Originally Posted by Torn
The demographic was a rather weird choice, I agree.
Because I'm fairly confident that it's the only demographic where someone could confidently make that type of conclusion.
I know it's silly of me to want to contradict a journal article, but I just don't think their conclusion tells the whole story. It's not the kind of information I'd want to parade around. "Fatness leads to inactivity...
" - Yes.
This makes logical sense to me even without the numbers provided in the study. And childhood obesity predicts adult obesity, which I think correlates well with this conclusion. "... but inactivity does not lead to fatness"
Active people who become inactive without changing other aspects of their lifestyle can easily gain weight (becoming inactive can put you at risk of weight gain). Of course, inactivity doesn't guarantee that someone will become overweight; I just think it can be factor. Assuming I'm interpreting it correctly, the conclusion of that study can't address teens & adults who aren't obese when they're children.
I also don't think it can properly explain the growing obesity trends (particularly in children) in the past 30-40 years. I doubt there's been a massive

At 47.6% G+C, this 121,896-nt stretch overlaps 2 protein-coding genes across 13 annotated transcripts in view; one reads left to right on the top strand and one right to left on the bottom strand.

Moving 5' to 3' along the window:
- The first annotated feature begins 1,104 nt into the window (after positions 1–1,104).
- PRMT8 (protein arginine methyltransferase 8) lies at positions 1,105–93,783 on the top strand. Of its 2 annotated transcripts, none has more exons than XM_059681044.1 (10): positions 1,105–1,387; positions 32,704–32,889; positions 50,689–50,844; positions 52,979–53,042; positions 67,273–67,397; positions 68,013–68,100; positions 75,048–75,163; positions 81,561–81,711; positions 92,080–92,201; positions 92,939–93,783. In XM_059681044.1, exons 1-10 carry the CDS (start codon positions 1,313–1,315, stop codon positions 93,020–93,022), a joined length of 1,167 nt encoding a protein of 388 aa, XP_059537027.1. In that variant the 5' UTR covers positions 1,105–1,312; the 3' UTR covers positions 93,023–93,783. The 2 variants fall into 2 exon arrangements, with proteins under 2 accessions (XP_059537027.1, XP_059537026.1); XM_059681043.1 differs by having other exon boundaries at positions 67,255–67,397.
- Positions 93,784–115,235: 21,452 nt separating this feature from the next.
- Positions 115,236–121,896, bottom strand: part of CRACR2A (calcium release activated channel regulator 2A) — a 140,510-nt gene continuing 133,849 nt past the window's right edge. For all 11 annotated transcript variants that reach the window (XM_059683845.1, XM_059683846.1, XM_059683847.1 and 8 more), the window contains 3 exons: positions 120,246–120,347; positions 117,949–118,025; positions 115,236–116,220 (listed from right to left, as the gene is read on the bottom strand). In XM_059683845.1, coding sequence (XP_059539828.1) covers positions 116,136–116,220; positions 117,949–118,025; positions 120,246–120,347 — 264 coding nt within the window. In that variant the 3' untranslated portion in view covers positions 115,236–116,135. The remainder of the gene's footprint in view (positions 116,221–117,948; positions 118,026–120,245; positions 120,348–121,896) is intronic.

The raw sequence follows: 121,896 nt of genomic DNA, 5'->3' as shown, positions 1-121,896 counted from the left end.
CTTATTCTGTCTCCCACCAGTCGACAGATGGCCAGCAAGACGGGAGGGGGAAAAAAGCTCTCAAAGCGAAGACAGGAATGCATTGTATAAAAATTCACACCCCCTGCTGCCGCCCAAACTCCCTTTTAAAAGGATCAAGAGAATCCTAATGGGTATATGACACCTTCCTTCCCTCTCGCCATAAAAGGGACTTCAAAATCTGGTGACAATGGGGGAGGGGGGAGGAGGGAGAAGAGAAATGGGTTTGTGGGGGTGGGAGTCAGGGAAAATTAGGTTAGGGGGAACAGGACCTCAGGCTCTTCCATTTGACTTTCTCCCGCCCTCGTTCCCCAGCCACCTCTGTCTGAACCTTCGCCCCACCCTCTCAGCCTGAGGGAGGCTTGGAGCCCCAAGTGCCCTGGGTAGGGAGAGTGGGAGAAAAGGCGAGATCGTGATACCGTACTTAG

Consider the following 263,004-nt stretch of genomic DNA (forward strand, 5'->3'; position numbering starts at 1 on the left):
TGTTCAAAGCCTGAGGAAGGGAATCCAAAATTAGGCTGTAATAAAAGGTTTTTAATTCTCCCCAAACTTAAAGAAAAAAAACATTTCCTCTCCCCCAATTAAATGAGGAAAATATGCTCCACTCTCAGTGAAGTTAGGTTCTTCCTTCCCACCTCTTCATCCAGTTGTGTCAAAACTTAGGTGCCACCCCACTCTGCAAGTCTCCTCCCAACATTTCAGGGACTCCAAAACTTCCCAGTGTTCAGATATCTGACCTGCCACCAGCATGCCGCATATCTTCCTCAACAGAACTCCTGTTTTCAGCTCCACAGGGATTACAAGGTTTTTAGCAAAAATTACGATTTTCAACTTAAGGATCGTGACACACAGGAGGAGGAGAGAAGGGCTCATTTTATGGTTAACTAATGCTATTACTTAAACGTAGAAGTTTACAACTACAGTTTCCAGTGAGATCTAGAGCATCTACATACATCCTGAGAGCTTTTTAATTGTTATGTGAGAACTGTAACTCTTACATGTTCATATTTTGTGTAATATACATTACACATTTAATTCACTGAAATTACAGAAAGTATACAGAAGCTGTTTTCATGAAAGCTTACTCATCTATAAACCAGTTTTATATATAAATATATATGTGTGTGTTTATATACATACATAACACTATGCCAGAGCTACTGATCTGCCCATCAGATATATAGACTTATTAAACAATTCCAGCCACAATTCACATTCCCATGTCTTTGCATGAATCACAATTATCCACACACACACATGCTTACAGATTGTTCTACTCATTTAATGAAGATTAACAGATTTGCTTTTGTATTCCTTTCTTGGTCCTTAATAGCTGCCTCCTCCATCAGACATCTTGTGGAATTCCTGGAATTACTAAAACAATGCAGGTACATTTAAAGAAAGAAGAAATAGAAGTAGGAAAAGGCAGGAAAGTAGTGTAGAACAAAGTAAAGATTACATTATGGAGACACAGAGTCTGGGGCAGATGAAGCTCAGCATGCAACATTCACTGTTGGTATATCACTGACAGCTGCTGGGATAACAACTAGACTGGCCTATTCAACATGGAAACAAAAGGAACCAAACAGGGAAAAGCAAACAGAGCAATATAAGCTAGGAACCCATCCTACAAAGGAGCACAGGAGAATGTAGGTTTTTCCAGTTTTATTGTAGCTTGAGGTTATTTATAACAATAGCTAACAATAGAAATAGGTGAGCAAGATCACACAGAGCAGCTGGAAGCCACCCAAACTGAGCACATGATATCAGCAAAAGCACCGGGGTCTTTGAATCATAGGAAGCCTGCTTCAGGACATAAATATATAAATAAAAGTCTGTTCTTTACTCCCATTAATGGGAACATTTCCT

change in our general genetic makeup in that period of time, so assuming there hasn't somehow been an influx of obesity-related genes, the most prominent change that has occurred is in our environment
. It's easier for us to eat more
and move less
. And both of these things (in combination with genetics -- perhaps our environment now makes it easier for certain genes to manifest themselves) can dramatically impact our physiology and biochemical pathways in a number of different ways - including but not limited to some of the things you originally listed.
I don't mean to ignore the rest of your post but I think we're pretty much in agreement; it's just that study that I take issue with. I hope I've answered your question, though.